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The Blues saved the worst for last but it won't change many All Black selections

By Ben Smith
(Photos by Hannah Peters/Getty Images/Joe Allison/Getty Images and Cameron Spencer/Getty Images)

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The Blues saved their worst performance of the year for last as the Crusaders stormed to the inaugural Super Rugby Pacific title.


It was a cruel twist of fate for the wheels to come off for the Blues at the most important time in the midst of 15 straight wins.

The lineout was a shambles, the handling was poor and the decision-making was panicked. The exit kicking did not chew off enough metres and everything played into the Crusaders’ hands.

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The Breakdown | Episode 19
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The Breakdown | Episode 19

Despite this, the Blues valiantly held on in the opening 20 minutes as wave after wave of Crusaders attack threatened to find the try line.

Leicester Fainga’anuku was bundled into touch in the left-hand corner just two minutes into game. Codie Taylor almost scored in the exact same place only for another last-ditch effort to deny him. Fainga’anuku was then held up again, resulting in a relieving goal line drop out.

That the Crusaders only had a Richie Mo’unga drop goal for their dominance in the first quarter of the game should have bolstered the Blues’ spirits, but the onslaught continued as the hosts could not, for the life of them, arrest control of the game.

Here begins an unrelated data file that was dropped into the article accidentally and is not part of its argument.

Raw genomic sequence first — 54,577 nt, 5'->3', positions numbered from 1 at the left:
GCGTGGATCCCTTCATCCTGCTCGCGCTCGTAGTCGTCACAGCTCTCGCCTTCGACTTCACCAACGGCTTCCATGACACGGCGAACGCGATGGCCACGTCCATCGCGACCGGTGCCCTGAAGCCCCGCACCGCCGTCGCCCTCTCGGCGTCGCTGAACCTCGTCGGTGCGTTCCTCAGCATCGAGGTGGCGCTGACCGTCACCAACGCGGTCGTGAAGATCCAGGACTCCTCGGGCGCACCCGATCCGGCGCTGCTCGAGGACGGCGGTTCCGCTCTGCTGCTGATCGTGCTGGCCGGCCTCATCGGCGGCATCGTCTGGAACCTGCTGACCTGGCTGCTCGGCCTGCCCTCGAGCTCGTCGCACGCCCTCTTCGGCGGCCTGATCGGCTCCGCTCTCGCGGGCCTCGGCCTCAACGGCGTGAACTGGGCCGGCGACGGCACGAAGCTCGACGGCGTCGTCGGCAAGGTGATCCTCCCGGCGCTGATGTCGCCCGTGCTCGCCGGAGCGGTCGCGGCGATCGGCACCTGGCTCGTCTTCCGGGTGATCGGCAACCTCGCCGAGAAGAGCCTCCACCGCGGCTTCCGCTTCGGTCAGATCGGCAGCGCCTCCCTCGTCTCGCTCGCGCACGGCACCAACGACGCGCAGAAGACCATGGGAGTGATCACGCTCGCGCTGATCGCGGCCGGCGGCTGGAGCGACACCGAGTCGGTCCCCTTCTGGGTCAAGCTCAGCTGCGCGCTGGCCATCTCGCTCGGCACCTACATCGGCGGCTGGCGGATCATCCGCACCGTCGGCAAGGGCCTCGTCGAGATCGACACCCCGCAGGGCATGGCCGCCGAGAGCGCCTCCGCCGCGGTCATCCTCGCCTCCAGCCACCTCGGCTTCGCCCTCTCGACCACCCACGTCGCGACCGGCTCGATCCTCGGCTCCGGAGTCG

The Crusaders barrelled forward runner after forward runner into the opposition’s defensive line before a forward pod finally swung the ball out the back to Mo’unga to link for a wide raid.


It was a rinse and repeat formula that the Blues didn’t have an answer for. Their defence was like slow melting ice under the pressure of the Crusaders’ heat, with the visitors continually making metres upfield and were rarely stopped behind the gain line.

If the Blues got any kind of penalty relief, it was short-lived as their lineout throw was turned over more often than not and the chance to build any phases was squandered before it began.

Star Blues midfielders Roger Tuivasa-Sheck and Rieko Ioane combined to break away downfield from a scrum play after 20 minutes, and Beauden Barrett supported with a well-weighted chip kick, forcing Sevu Reece to take the ball into touch five metres out.

The momentum swing the Blues needed was there, only for hooker Kurt Eklund’s throw to be stolen and the line cleared. The next lineout, this time 22 metres out, resulted in a Crusaders penalty for a double blown opportunity.


The Blues desperately missed the experience of Patrick Tuipulotu at lineout time. Last year’s club captain deserved to be in a game like that after all he has given the franchise, but unfortunately his sabbatical came at the wrong time for the Blues.

While Eklund will cop the brunt of the blame for the lineout debacle, the question has to be asked why the Blues’ top lineout target for the entire season, James Tucker, was not in the line-up.

Just who was running it was unclear, and perhaps the experience of Luke Romano on the field from the start would have been of more use.

Eklund’s throwing couldn’t find a target and Finlay Christie’s popgun exit kicks were so short that all the Crusaders had to do was keep plugging corners and the Blues would find a way to give them back cheap possession in quick fashion.